Lawsuit seeks to shield Alaska sea otter

Sea Otters
A sea otter floats in Kachemak Bay, Alaska. Despite an "alarming" decrease in sea otters in southwest Alaska, the federal government is dragging its heels when it comes to designating critical habitat to help them recover, according to a lawsuit.Laura Rauch / AP
/ Source: The Associated Press

A conservation group, alarmed at a decrease in the number of sea otters in southwest Alaska, filed a lawsuit in federal court on Tuesday to try to compel the government to designate critical habitat to help the endangered species recover.

The lawsuit, filed by the Arizona-based Center for Biological Diversity, argues that the U.S. Fish and Wildlife Service missed an Aug. 9 deadline for the designation under the Endangered Species Act. If granted, the designation means that federal agencies must ensure activities in certain areas do not harm the species.

The U.S. Fish and Wildlife Service generally is required to designate critical habitat when a species is listed as endangered or within a year if it can't be done immediately. The sea otter was put on the list in August 2005.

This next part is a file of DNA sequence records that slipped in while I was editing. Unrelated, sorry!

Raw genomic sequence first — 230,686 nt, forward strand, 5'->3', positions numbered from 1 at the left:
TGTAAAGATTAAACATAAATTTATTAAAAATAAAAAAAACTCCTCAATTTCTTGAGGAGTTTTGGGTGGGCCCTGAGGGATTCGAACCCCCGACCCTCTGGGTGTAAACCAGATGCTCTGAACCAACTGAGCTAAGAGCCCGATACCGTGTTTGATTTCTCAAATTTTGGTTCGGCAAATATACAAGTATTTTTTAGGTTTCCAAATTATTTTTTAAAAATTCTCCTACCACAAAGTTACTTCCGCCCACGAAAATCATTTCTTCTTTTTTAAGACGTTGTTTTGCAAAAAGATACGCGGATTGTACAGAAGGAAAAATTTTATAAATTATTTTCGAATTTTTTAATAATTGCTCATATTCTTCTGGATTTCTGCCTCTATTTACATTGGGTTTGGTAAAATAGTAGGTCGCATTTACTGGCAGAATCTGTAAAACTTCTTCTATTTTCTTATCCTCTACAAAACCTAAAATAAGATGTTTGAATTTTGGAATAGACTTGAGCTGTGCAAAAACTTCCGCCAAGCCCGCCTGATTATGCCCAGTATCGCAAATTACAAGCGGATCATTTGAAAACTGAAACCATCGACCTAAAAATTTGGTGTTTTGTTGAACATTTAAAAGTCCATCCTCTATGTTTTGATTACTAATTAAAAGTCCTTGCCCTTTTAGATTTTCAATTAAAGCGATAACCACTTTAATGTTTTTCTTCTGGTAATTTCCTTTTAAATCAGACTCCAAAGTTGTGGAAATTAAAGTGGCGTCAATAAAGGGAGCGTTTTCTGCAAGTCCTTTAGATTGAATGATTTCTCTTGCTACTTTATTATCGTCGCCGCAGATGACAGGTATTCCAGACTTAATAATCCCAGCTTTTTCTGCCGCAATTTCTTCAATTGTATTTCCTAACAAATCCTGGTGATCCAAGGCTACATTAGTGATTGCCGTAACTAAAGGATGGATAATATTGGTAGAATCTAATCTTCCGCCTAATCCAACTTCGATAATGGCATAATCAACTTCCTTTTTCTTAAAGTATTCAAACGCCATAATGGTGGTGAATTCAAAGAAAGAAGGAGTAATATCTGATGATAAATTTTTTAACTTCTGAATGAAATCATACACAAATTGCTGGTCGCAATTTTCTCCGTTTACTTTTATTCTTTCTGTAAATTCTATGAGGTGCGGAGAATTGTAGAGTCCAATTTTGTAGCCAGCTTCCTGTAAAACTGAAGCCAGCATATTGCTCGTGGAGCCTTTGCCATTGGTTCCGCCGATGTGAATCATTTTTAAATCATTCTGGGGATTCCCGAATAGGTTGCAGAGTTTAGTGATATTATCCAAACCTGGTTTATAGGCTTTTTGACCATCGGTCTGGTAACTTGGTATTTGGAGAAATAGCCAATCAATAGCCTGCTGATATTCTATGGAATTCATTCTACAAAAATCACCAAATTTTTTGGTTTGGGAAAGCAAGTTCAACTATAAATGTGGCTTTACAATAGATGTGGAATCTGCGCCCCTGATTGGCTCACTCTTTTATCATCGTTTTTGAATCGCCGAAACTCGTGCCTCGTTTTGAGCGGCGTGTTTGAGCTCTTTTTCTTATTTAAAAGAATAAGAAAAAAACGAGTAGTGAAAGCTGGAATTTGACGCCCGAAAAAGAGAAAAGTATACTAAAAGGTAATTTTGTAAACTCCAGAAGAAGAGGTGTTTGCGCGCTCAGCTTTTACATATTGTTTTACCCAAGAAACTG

"Sea otters in southwest Alaska are in a grave situation with alarming and ongoing population declines," the lawsuit says. "The absence of critical habitat permits the degradation, modification, and destruction of habitat essential to the Alaska sea otter's survival and recovery."

Douglas Burn, a wildlife biologist with U.S. Fish and Wildlife in Anchorage, said while he can't comment on the lawsuit the agency is not ignoring the issue. He said a team of experts is helping develop a recovery plan for the sea otter and has discussed the role of critical habitat.

The 1,000-mile long Aleutian Island chain once had an estimated 75,000 sea otters — slightly more than the current statewide total.

Now, there are about 8,700 sea otters in the Aleutians and numbers for the southwestern region, which includes the Aleutians, have dropped by more than half, said Burn. The are an estimated 73,000 sea otters in the entire state now.

The reason behind the sea otter population's collapse is not known, although some attribute it to increased predation by killer whales and climate change that may be reducing available prey.

Miyoko Sakashita, a lawyer with the Center for Biological Diversity, said opening up areas in the Bering Sea and Bristol Bay to oil exploration, as has been proposed, could further devastate the sea otter population.